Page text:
Within the financial services sphere, many employees bring their own devices to work. This is all well and good but as Sheelagh Howett, Chief Risk Officer at Cantella & Co.,Inc. said at the 2017 FINRA Annual Conference last May: “the content of the communication determines whether or not it’s a business communication, not the actual device being used.”
So, if you send a business-related tweet or Instagram post from a personal mobile device, the same compliance concerns apply as they would if you were sending them via an office desktop or another corporate provided device.
To help avoid BYOD compliance issues, you should:
- Educate employees – make sure everyone in your company understands compliance laws and prevent anyone from posting to social media unless they have permission and the content has been double checked and approved.
On a similar note, firms must be able to keep and supervise business communications – regardless of the channel. Therefore it’s really important to use platforms where communication history can be easily tracked and to know who in the company is interacting with consumers and from what device. Retaining text messages and WhatsApp chats, for example can prove technologically challenging as they’re easily deleted, so be aware of the risks in that aspect.
- Product visualisation
Let’s face it; the financial sector can be rather dull at times and that’s largely down to compliance restricting creativity. Product visualisation in the online marketing world is extremely challenging. Why? Well because we are not allowed to show any images which give the impression of instant wealth, openly invite people to invest, make investment look easy or trivialise the risk factor.
Bringing your company to life and adding interest to your brand may be tricky, but it is entirely possible through clever techniques such as influencer marketing.
Here’s an example from Chase Bank:
Chase QuickPay: Stephen Curry V Serena Williams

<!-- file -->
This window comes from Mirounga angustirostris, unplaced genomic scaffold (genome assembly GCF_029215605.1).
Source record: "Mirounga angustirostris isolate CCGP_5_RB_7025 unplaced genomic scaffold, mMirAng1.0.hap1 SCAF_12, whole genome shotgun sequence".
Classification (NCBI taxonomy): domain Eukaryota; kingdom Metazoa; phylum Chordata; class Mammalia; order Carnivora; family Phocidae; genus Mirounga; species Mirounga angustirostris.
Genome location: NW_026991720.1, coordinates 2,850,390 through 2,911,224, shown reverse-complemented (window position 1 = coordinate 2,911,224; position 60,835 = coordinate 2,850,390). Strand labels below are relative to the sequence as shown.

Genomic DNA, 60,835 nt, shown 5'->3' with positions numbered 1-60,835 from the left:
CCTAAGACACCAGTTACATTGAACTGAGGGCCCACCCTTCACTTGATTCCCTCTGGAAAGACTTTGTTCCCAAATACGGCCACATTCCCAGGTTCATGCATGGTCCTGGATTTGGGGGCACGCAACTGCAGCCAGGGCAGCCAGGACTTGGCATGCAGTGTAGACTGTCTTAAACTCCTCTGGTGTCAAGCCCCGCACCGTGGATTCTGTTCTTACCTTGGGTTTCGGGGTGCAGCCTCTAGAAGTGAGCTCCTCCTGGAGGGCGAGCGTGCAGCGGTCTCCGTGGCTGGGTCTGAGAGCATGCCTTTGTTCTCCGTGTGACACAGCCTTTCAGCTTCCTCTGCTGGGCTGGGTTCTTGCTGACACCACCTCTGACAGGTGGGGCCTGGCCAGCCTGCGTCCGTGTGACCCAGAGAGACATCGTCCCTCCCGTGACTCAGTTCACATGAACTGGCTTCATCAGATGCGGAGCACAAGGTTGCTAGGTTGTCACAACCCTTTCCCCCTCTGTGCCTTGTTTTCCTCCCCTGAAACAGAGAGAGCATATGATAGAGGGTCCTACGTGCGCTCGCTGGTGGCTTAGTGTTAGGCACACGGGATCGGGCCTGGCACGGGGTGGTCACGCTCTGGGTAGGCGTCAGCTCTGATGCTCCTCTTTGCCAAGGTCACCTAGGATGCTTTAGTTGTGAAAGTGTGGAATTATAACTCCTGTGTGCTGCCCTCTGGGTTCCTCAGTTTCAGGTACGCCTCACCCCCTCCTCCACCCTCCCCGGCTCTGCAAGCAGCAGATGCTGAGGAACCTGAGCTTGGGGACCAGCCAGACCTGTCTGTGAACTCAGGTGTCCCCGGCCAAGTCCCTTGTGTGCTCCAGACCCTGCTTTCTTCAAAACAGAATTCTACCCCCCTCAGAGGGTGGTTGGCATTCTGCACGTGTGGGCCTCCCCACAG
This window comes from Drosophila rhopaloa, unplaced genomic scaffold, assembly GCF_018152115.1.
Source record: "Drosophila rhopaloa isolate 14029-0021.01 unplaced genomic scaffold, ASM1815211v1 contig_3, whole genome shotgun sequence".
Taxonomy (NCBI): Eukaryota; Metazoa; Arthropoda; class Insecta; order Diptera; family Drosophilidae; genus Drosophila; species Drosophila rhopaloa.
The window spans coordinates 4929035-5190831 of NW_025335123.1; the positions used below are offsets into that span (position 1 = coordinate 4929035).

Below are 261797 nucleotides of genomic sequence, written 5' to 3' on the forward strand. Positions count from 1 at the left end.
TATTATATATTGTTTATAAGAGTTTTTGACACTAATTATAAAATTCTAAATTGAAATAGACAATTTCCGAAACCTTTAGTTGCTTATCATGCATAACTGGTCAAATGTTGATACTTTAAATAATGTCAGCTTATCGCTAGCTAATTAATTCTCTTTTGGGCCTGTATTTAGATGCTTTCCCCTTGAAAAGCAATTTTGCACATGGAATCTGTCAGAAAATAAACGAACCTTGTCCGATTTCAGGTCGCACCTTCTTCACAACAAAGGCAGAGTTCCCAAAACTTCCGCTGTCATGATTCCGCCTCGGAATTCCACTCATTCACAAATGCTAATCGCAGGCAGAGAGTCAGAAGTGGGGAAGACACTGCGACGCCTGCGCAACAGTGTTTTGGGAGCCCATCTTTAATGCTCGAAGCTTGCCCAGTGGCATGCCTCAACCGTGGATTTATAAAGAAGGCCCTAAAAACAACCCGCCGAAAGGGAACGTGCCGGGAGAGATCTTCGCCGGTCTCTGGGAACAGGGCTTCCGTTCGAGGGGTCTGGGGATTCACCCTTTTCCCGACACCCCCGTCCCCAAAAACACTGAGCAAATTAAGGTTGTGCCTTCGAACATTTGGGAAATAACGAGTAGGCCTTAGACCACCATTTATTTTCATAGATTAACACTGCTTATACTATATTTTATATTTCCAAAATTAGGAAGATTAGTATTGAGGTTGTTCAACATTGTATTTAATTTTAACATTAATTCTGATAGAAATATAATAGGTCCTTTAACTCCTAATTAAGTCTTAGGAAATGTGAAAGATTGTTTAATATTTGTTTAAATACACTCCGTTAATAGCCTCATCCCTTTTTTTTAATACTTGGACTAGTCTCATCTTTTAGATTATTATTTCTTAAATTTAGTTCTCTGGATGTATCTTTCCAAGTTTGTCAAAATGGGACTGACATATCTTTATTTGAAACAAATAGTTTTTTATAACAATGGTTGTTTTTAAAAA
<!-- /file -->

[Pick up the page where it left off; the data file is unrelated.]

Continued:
While promoting Chase QuickPay – technology that allows customers to pay and receive money in real-time – Chase Bank called on the help of professional basketball player Stephen Curry and world-famous tennis champion Serena Williams to film an epic ad for their brand. During the commercial, the duo enjoyed an epic ping pong match which resulted in office carnage – but there was no need to worry as Chase had the QuickPay app on his phone to pay for the damage.
The campaign ad featured a social media teaser inviting the audience to choose between #TeamStephen and #TeamSerena. The teaser content accumulated over 2 million views on Facebook and Instagram.
Takeaways from the ad:
- Use influencer marketing to elevate your brand if possible.
- Create an interactive social media campaign that keeps people engaged.
- Utilise multiple social platforms to increase outreach.
- Avoid falling into the ‘boring’ trap – there are many ways to spice up your brand.
- Remember the basic rules of compliance to avoid a regulatory fine – remember, don’t make guarantees or promises and avoid making investment look easy.
The Contentworks team is fully clued up on all the latest rules and regulations and our packages are specifically tailored to brokers and banks.
The subject matter and the content of this article are solely the views of the author. FinanceFeeds does not bear any legal responsibility for the content of this article and they do not reflect the viewpoint of FinanceFeeds or its editorial staff.